Reviewed by Marianne from "Let's Read"
This was one of my first Pearl S. Buck novels. I came to adore her, read a lot of her books during my teenage years, probably because they were easy to read, yet so informative. I still love them and still read a book of hers from time to time.
I love the way Pearl S. Buck can explain the life in China, life in China during her lifetime, of course, I am well aware that it has changed a lot again. She has a wonderful way of explaining the Chinese way, almost in parables.
But this is history, life in Asia seen through the eyes of an American. The title already tells us about the divide between the East and the West, how people believe that they cannot be mixed. For example, the protagonist of the story, Kwei-Li, lives in a modern style house and is amazed by a lot of the features. Her brother brings home an American wife who is not accepted by the family. Lots of explanations about the different kind of life in the two different continents. This book achieves to portray this so wonderfully.
The biggest subject of the novel is the custom of arranging marriages. Kwei-Lan is married to a doctor, an educated man, who starts caring for her when she asks him to unbind her feet. Her brother refuses to marry the wife his parents have chosen for him and gets disinherited. A subject, most of us in the modern West are completely unaccustomed to.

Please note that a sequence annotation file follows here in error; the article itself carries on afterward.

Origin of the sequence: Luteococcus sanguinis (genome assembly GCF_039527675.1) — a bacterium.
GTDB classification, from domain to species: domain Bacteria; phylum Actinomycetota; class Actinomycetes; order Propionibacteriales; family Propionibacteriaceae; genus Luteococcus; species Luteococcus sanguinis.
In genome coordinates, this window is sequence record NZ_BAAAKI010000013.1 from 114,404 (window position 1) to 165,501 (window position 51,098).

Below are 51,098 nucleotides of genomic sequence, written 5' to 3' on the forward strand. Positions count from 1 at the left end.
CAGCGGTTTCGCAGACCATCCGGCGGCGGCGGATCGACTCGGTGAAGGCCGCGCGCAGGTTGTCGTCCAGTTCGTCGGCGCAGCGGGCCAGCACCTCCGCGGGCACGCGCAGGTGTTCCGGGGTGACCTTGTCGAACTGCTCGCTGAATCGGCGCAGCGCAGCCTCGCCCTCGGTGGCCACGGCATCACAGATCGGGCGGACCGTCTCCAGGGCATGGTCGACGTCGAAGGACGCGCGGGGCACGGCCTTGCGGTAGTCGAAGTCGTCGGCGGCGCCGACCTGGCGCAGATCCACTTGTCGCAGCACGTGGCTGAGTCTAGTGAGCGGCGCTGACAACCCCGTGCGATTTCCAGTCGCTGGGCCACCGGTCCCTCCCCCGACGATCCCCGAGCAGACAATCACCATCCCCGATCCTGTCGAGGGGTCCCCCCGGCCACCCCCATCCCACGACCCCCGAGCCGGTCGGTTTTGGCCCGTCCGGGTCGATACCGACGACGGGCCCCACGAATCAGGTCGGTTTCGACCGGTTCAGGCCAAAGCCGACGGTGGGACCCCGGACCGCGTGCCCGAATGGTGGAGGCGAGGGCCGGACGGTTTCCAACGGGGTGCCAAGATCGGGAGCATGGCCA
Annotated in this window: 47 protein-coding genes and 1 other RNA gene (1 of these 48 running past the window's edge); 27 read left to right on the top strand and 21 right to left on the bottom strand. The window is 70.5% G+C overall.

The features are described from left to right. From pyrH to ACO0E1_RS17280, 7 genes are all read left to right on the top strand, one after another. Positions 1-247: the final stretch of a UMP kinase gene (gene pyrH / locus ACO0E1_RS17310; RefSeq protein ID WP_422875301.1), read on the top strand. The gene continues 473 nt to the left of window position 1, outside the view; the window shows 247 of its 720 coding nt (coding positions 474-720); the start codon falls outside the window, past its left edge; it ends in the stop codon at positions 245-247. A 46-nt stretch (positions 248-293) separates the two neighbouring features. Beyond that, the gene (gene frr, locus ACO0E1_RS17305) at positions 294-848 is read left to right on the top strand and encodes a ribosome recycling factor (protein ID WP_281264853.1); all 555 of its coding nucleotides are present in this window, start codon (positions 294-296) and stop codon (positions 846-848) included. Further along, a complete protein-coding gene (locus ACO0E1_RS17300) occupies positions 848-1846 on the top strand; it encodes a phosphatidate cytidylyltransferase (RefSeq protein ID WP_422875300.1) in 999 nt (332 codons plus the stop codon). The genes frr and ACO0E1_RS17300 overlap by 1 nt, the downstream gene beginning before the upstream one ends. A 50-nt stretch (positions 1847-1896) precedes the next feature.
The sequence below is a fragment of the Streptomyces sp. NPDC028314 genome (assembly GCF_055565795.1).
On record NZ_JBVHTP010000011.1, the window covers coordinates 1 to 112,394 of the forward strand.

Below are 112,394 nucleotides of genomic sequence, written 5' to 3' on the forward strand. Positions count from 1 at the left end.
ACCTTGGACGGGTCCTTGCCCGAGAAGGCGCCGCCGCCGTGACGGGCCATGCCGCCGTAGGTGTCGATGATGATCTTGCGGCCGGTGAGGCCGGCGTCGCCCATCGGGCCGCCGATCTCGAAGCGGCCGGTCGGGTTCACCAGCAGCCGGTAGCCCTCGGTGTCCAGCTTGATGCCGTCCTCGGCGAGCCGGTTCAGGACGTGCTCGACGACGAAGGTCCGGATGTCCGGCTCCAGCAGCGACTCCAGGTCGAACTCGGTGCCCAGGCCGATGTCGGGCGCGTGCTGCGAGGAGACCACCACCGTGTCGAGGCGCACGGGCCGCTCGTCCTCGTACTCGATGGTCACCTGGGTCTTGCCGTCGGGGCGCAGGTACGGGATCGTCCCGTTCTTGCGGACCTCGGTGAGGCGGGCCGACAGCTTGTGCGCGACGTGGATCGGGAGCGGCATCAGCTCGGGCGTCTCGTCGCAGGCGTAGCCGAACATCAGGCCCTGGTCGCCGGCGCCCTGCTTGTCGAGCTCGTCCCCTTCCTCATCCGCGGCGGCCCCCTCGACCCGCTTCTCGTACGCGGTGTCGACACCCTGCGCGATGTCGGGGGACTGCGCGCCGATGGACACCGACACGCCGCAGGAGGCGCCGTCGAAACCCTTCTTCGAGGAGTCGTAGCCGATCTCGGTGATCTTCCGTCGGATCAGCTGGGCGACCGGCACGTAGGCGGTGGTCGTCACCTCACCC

Certainly one of Pearl S. Buck's books where we see the difference between our lives and that of the ancient Chinese most, where she serves it to us on a silver platter. I would probably recommend anyone to start with this book if they haven't read one by this great author.
From the back cover: "'East Wind: West Wind' is told from the eyes of a traditional Chinese girl, Kwei-lan, married to a Chinese medical doctor, educated abroad. The story follows Kwei-lan as she begins to accept different points of view from the western world, and re-discovers her sense of self through this coming-of-age narrative."
Pearl S. Buck received the Nobel Prize for Literature in 1938 "for her rich and truly epic descriptions of peasant life in China and for her biographical masterpieces".
Read my other reviews of the Nobel Prize winners for Literature.